FTB Legal Ruling 2003-2 (May 6, 2003) -- 936 Corporations and Profit Split

This Ruling addresses a corporate tax issue which only will be relevant if a California water's-edge election has been made or is being contemplated and a possessions corporation is involved. The Ruling states that California has not conformed to the federal "profit split" method of allocating income and deductions of a possessions corporation under IRC 936(h)(5)(C)(ii)(1). This means that a California water's-edge taxpayer does not have a right to use the federal profit split method to allocate income and deductions involving a 936 possessions corporation which was excluded from the unitary group under the election. This is a formalization of a position which FTB has taken informally for a number of years. However, as long as use of the profit split method meets the "clearly reflects income" requirement found in Revenue and Taxation Code section 25114, the argument still can be made that FTB need not make any adjustments to transactions between possessions corporations and their affiliates to place the transactions on an arm's-length basis.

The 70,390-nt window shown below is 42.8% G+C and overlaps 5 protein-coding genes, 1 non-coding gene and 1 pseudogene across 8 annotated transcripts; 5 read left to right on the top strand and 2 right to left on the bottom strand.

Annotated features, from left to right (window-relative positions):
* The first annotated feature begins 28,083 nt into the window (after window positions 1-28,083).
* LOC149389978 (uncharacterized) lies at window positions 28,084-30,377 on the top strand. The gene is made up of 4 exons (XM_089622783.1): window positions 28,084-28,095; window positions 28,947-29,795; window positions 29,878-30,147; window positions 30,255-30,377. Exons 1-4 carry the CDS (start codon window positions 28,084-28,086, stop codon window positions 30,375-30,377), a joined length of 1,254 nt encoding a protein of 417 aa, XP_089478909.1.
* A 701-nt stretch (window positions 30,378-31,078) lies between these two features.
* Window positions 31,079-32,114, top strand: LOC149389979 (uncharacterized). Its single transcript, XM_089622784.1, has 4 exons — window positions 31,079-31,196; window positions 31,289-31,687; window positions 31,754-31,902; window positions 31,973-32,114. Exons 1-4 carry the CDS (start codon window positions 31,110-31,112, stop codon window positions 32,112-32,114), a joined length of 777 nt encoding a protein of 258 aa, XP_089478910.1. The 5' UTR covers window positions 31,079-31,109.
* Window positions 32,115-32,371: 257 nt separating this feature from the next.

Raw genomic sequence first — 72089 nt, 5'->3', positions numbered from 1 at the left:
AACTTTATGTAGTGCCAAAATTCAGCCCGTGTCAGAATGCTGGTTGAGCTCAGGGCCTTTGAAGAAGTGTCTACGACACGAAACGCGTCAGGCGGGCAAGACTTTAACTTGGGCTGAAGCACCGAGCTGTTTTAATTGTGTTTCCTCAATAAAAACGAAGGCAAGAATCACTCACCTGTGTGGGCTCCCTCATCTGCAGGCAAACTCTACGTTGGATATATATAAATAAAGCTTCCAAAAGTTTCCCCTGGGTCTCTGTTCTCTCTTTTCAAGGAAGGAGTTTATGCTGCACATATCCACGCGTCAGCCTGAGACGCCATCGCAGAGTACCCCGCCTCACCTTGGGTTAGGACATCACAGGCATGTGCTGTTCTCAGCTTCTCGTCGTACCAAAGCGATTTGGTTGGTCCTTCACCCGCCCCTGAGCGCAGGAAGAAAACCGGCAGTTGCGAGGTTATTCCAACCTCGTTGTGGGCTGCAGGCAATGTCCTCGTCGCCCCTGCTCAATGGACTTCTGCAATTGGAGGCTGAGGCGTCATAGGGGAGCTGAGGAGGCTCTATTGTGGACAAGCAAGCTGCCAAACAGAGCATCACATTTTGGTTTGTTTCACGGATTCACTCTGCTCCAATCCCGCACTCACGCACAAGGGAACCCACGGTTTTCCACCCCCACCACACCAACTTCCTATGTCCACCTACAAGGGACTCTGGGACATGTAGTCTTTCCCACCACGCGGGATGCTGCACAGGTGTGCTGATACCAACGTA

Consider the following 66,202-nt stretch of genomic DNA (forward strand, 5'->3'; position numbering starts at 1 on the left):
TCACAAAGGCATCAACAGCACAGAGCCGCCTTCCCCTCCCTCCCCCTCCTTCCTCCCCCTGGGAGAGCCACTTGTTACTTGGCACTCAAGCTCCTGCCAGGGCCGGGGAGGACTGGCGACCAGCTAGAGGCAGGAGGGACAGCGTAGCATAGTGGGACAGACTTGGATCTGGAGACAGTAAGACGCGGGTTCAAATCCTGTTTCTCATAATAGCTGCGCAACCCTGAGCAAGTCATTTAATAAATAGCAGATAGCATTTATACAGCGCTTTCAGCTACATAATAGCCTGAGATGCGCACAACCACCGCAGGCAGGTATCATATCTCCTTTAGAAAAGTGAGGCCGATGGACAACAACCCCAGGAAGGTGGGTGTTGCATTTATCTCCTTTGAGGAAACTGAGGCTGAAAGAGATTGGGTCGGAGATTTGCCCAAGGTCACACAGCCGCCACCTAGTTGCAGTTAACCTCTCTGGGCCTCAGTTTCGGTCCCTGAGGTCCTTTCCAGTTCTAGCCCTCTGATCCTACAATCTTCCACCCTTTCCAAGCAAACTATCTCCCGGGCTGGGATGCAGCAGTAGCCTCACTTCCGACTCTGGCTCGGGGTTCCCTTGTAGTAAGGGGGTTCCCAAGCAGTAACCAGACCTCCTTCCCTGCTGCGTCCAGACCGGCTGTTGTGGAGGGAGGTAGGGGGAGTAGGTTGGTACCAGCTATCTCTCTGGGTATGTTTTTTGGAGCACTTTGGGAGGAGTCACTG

[The full text of all the above items can be found on the FTB website at]